Samsung was protected from competition and had easy access to capital thanks to government measures tailored to its needs. As a side benefit, in the 1970s, Samsung expanded to include the full textile production process. 

As a result of its growth, the firm focused on mechanization and established three subsidiaries.

Samsung’s Subsidiaries

1. Samsung Precision Manufacturing Co., Ltd.

2. Samsung Techwin or Samsung Heavy Industries Company

3. Samsung Shipbuilding Company.

Around this time, Samsung became interested in the petrochemical and chemical sectors, motivating Lee to invest in these fields hugely. The firm began to show signs of vast growth after that.

Samsung entered the electronics sector in 1969. The company’s early products were televisions that only displayed black and white images. It also made various household machines that it sold in other nations.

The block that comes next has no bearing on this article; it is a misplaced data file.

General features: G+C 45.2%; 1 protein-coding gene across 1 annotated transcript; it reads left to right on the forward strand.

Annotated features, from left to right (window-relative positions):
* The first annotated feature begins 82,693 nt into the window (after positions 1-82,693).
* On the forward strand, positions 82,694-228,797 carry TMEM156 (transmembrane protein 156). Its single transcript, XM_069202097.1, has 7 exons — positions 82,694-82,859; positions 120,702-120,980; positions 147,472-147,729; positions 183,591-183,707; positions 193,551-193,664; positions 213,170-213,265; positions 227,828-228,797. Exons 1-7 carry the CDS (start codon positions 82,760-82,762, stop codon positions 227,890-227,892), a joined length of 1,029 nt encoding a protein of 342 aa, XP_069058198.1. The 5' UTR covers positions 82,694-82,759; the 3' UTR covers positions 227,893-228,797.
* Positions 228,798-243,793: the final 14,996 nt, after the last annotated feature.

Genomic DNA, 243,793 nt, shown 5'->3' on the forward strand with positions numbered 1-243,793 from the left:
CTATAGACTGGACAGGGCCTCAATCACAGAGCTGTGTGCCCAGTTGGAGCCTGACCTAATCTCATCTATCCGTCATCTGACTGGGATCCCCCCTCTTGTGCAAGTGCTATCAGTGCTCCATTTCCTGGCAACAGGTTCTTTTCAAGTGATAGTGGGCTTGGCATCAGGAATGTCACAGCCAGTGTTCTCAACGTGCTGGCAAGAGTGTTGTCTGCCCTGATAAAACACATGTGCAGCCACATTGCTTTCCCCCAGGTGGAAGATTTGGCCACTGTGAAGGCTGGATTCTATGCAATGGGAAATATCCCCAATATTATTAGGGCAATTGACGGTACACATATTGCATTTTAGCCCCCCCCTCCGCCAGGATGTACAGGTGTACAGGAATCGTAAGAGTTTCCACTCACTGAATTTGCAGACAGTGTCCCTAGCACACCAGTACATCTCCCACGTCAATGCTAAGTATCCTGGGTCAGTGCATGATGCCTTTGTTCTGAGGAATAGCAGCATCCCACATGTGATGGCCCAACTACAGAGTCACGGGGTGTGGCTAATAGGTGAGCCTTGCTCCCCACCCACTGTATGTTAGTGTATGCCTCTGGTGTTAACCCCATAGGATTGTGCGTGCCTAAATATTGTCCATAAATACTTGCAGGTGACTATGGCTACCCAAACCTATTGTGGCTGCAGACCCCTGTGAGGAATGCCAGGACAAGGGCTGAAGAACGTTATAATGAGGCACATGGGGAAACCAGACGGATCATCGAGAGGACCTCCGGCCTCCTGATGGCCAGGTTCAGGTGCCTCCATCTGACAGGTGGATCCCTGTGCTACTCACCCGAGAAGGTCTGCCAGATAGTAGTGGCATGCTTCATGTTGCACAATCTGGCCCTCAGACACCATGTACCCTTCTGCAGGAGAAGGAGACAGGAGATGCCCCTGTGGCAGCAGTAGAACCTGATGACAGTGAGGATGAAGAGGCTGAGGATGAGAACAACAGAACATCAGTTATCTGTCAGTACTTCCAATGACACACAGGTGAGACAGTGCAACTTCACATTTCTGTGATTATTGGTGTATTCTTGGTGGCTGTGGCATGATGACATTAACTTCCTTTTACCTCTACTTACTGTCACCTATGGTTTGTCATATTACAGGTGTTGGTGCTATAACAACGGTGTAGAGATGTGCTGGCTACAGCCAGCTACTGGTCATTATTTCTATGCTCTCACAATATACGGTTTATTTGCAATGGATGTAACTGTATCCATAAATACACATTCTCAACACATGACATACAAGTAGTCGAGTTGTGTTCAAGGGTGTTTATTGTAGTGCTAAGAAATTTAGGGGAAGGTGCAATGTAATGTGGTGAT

The company was a popular Korean manufacturer with a 50% shareholding in Korean Semiconductor. The company’s technological companies had grown significantly by the end of the 1970s and the beginning of the 1980s. Lee and his management improved the electronics and semiconductor industries by establishing branches.

Samsung launched its aeronautical section in 1978. In 1985, the corporation founded Samsung Data Systems, which today is known as Samsung SDS. That demonstrated its continued expansion. 

Many firms needed systems development at the time, and Samsung Data Systems took control. Thus; Samsung was named the premier provider of information technology services.